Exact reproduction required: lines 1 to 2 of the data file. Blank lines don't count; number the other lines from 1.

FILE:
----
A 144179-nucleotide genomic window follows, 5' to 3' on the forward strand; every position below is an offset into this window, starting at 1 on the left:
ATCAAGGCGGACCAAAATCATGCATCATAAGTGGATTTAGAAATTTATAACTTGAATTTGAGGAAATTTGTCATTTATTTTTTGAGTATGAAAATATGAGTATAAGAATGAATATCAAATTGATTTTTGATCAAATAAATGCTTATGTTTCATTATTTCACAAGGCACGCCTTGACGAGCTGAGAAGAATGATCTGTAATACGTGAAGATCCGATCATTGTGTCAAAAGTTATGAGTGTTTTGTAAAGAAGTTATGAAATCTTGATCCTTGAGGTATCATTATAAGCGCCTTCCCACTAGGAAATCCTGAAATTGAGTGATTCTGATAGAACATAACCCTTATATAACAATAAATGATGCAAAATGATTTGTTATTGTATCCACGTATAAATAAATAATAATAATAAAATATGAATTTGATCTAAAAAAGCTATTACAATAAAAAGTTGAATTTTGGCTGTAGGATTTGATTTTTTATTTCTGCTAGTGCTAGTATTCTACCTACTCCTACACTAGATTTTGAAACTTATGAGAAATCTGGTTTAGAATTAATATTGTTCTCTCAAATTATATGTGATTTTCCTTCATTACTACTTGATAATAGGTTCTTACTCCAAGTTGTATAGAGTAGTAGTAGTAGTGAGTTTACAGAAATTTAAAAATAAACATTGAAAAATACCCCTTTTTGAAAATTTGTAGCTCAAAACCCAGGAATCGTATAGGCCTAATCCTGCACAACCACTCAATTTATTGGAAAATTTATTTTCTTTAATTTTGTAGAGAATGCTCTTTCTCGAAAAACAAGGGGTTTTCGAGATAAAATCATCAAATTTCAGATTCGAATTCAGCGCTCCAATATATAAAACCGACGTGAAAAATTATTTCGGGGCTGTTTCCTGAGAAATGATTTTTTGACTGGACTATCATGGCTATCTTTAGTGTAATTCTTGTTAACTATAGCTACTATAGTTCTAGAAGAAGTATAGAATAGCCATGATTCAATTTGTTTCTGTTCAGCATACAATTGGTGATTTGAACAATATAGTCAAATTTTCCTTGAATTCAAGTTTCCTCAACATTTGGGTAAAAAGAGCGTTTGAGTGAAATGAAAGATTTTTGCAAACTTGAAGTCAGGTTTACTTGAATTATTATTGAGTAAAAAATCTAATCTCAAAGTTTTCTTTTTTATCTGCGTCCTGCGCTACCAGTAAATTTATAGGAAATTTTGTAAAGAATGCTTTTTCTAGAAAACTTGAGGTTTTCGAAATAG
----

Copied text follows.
A 144179-nucleotide genomic window follows, 5' to 3' on the forward strand; every position below is an offset into this window, starting at 1 on the left:
ATCAAGGCGGACCAAAATCATGCATCATAAGTGGATTTAGAAATTTATAACTTGAATTTGAGGAAATTTGTCATTTATTTTTTGAGTATGAAAATATGAGTATAAGAATGAATATCAAATTGATTTTTGATCAAATAAATGCTTATGTTTCATTATTTCACAAGGCACGCCTTGACGAGCTGAGAAGAATGATCTGTAATACGTGAAGATCCGATCATTGTGTCAAAAGTTATGAGTGTTTTGTAAAGAAGTTATGAAATCTTGATCCTTGAGGTATCATTATAAGCGCCTTCCCACTAGGAAATCCTGAAATTGAGTGATTCTGATAGAACATAACCCTTATATAACAATAAATGATGCAAAATGATTTGTTATTGTATCCACGTATAAATAAATAATAATAATAAAATATGAATTTGATCTAAAAAAGCTATTACAATAAAAAGTTGAATTTTGGCTGTAGGATTTGATTTTTTATTTCTGCTAGTGCTAGTATTCTACCTACTCCTACACTAGATTTTGAAACTTATGAGAAATCTGGTTTAGAATTAATATTGTTCTCTCAAATTATATGTGATTTTCCTTCATTACTACTTGATAATAGGTTCTTACTCCAAGTTGTATAGAGTAGTAGTAGTAGTGAGTTTACAGAAATTTAAAAATAAACATTGAAAAATACCCCTTTTTGAAAATTTGTAGCTCAAAACCCAGGAATCGTATAGGCCTAATCCTGCACAACCACTCAATTTATTGGAAAATTTATTTTCTTTAATTTTGTAGAGAATGCTCTTTCTCGAAAAACAAGGGGTTTTCGAGATAAAATCATCAAATTTCAGATTCGAATTCAGCGCTCCAATATATAAAACCGACGTGAAAAATTATTTCGGGGCTGTTTCCTGAGAAATGATTTTTTGACTGGACTATCATGGCTATCTTTAGTGTAATTCTTGTTAACTATAGCTACTATAGTTCTAGAAGAAGTATAGAATAGCCATGATTCAATTTGTTTCTGTTCAGCATACAATTGGTGATTTGAACAATATAGTCAAATTTTCCTTGAATTCAAGTTTCCTCAACATTTGGGTAAAAAGAGCGTTTGAGTGAAATGAAAGATTTTTGCAAACTTGAAGTCAGGTTTACTTGAATTATTATTGAGTAAAAAATCTAATCTCAAAGTTTTCTTTTTTATCTGCGTCCTGCGCTACCAGTAAATTTATAGGAAATTTTGTAAAGAATGCTTTTTCTAGAAAACTTGAGGTTTTCGAAATAG